The CfP for 2017 is included here for reference purposes.
Glasgow International Fantasy Conversations
Fantasy at the Crossroads: Intersections, Identities, and Liminality
29th-30th March 2017
1st Keynote Speaker: Julie Bertagna, in conversation with Dr Maureen Farrell
2nd Keynote Speaker: Professor Louise Welsh, giving a talk
on her latest novel and the genre of speculative fantasy
3rd Keynote Speaker: Stefan Ekman, author of Here Be Dragons
and Research Coordinator at the Swedish National Data Service
What is Fantasy? This is a question that the University of Glasgow’s MLitt in Fantasy has explored throughout its first year. While this may seem an unanswerable question, for many of us, fantasy is where reality and the impossible meet. Fantasy inspires a sprawling collection of worlds that stem from a myriad of identities, experiences, and influences. From traditional epics to genre-melding, fantasy branches out into every style imaginable. Cross-sections of genre and identity create cracks in traditional forms, opening in-between spaces from which bloom new ideas and stories.
With a focus on intersections (academic and creative writing; film, art, and games) we aim for GIFCON’s inaugural event to be a crossroads at which these communities can meet and come into conversation.
Examples of intersections in fantasy can be found in:
– Julie Bertagna’s Exodus trilogy, which explores environmentalism within the context of fantasy and science fiction.
– Arianne “Tex” Thompson’s Children of the Drought series, which focuses on subversions of race and gender.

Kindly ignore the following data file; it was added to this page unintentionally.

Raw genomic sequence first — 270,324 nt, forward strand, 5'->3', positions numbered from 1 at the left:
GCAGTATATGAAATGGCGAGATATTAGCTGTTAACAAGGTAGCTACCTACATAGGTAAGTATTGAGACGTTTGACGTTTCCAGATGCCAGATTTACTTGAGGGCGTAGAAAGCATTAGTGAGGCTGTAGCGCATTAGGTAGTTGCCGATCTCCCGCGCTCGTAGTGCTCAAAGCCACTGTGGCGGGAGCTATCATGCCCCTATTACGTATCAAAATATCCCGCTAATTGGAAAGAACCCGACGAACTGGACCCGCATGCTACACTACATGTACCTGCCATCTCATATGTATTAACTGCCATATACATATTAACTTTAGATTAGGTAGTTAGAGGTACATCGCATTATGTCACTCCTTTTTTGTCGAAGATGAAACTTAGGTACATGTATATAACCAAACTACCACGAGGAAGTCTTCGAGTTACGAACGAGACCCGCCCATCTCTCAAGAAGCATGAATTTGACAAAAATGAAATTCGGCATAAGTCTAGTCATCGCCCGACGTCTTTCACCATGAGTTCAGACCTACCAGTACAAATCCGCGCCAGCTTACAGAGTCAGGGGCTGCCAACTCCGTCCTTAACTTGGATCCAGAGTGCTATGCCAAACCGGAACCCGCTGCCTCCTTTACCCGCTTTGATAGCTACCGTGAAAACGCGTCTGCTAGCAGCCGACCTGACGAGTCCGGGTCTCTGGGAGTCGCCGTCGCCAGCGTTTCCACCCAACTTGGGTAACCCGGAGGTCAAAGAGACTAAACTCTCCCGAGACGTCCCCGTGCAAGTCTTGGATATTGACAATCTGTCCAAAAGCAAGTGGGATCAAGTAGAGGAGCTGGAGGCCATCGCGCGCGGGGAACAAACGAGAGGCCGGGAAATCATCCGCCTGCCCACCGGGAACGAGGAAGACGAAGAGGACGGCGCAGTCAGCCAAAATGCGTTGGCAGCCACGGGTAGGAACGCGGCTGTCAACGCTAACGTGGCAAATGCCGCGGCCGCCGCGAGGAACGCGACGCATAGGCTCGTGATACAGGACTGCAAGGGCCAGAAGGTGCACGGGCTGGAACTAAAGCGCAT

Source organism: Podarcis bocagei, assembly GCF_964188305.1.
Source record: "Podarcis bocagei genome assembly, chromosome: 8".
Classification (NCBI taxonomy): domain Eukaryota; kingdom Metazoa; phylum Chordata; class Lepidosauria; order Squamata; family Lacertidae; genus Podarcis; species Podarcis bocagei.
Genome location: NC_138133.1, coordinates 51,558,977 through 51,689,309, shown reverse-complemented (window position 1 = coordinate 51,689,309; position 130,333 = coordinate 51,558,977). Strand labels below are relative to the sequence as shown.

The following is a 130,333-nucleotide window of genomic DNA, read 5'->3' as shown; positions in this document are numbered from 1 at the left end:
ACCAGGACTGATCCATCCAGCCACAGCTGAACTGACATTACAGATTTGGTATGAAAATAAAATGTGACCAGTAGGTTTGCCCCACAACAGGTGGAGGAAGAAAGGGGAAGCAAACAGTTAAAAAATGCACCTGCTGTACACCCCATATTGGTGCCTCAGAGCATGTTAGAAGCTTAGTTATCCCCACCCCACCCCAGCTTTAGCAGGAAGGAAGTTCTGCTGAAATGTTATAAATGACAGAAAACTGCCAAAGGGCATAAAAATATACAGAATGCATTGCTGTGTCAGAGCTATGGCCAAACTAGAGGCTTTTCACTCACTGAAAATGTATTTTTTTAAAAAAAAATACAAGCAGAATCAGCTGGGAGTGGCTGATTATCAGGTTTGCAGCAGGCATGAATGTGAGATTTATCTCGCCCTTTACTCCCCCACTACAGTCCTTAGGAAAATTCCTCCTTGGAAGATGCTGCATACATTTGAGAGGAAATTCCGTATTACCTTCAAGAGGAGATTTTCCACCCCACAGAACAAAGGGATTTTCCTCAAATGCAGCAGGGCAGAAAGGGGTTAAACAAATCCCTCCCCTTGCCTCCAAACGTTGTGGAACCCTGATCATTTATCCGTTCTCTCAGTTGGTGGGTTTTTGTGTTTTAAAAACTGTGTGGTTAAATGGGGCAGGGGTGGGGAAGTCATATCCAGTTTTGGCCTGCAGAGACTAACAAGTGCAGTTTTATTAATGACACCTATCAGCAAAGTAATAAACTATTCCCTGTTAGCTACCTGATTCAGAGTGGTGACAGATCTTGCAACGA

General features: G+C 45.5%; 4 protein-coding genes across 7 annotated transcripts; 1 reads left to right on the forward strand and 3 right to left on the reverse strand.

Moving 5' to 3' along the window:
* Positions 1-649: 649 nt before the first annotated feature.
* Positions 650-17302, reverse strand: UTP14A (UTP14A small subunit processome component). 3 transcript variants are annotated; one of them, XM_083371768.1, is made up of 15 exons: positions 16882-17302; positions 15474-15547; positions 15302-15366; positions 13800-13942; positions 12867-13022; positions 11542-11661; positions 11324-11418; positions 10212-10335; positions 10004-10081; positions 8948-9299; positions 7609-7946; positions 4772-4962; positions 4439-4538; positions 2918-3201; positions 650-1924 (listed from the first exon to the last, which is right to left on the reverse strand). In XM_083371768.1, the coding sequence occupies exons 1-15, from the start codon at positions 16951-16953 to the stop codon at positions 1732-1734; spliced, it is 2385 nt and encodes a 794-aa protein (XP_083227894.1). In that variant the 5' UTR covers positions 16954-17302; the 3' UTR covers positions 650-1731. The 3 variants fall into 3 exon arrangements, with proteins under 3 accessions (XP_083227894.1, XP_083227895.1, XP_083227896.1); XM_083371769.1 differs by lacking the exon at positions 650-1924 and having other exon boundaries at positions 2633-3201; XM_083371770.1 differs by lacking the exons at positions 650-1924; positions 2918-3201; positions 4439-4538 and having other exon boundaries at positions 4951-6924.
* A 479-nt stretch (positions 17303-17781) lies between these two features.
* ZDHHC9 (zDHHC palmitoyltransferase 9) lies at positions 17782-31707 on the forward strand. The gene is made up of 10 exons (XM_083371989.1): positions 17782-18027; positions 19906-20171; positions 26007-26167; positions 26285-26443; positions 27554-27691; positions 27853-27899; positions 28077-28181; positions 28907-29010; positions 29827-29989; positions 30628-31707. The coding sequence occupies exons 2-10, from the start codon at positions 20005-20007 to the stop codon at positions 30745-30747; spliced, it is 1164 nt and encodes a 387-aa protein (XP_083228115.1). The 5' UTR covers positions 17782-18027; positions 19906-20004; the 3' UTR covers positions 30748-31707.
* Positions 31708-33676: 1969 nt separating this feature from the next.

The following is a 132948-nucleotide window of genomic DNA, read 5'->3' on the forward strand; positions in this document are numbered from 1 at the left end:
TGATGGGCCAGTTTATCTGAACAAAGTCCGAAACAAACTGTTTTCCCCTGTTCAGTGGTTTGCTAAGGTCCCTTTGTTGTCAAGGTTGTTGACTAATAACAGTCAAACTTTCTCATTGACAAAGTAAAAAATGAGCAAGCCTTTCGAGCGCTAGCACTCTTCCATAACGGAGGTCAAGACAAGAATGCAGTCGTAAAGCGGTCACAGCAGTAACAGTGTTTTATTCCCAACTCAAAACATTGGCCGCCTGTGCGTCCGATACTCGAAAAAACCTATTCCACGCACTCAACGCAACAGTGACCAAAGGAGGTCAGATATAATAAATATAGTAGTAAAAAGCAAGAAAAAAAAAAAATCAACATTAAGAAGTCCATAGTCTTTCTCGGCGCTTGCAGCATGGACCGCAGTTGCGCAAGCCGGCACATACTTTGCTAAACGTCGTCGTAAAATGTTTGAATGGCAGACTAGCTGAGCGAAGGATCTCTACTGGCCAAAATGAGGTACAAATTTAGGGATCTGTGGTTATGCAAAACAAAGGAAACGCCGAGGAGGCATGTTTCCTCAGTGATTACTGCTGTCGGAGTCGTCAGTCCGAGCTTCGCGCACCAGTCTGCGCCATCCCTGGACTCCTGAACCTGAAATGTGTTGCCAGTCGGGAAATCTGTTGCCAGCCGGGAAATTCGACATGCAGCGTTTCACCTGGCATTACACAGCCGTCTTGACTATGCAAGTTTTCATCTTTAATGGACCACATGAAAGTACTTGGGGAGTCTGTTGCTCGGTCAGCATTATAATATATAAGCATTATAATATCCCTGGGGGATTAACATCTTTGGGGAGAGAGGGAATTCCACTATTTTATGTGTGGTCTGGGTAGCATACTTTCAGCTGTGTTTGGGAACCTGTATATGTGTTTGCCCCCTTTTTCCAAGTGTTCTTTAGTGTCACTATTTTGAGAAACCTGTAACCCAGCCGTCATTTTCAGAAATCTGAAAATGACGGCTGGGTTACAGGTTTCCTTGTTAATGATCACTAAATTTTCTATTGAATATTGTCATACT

– China Miéville’s The City and the City, which fuses the detective novel with the fantastic.
– Eowyn Ivey’s The Snow Child, which uses fairy tale inspirations to create a magical realist setting and narrative.
– Netflix’s Stranger Things, which melds horror with Dungeons and Dragons via a coming-of-age science fiction story.
– The Elder Scrolls video game series, which intersects narrative, music, and visual arts.
– Frank Beddor’s Looking Glass Wars series, which combines science fiction and fantasy to explore unique, genre-melded world-building.
We ask for 300-word abstracts for 20 minute papers, presentations and/or creative/experimental projects. The organisers welcome the submission of proposals for creative papers and performances. These may include, but are not limited to, short film screenings; photographic essays; computer game analyses; interactive talks and alternative presentation styles that encourage engagement. All media and forms are welcome.
We are particularly interested in submissions from postgraduate and early career researchers. We will offer workshops in creative writing for those interested in exploring the creative process.
Suggested topics include:
– Intersections between cultures, genres, identities (gender, race, sexuality, sexual identity, neurodiversity, disability, faith and religion, and subversions of representation).
– Liminal Spaces: the bringing together of ‘real’ and ‘fairy’ or ‘magical’ spaces, as in folklore, fairy tales, myths, magical realism, or ‘third’ spaces in urban fantastic; genre-melding, as in weird fiction or “postcolonial gothic”.
– Transitions from one medium to another: adaptations of literature from and to graphic novels, film, TV, radio, etc.
– Responses to disaster/looking to the future: dystopia and the choices/events that lead to that future situation; and how communities pick up after devastation.
– Tensions between the individual’s and the community’s journey; the application of Joseph Campbell’s monomyth in contemporary fantastical works.
– Reading and engaging in fantasy as a community activity, whether academic study, book groups, fandoms, collaborative storytelling via role-playing games, etc.
– Crossovers and divides between fantasy, science fiction, and other speculative fiction.
– Where fantasy meets pedagogy in young adult fiction.
– Medieval, high or traditional fantasy in a technocratic age.
– Fantastical elements in graphic novels and comic books.
– Works that exist outside of typical genre or thematic boxes.
Please submit a 300-word abstract, along with a 100-word biography (both in DOC or RTF format) to firstname.lastname@example.org by Monday, the 9th of January 2016.
Successful applicants will be informed by mid-January, shortly after the submissions deadline.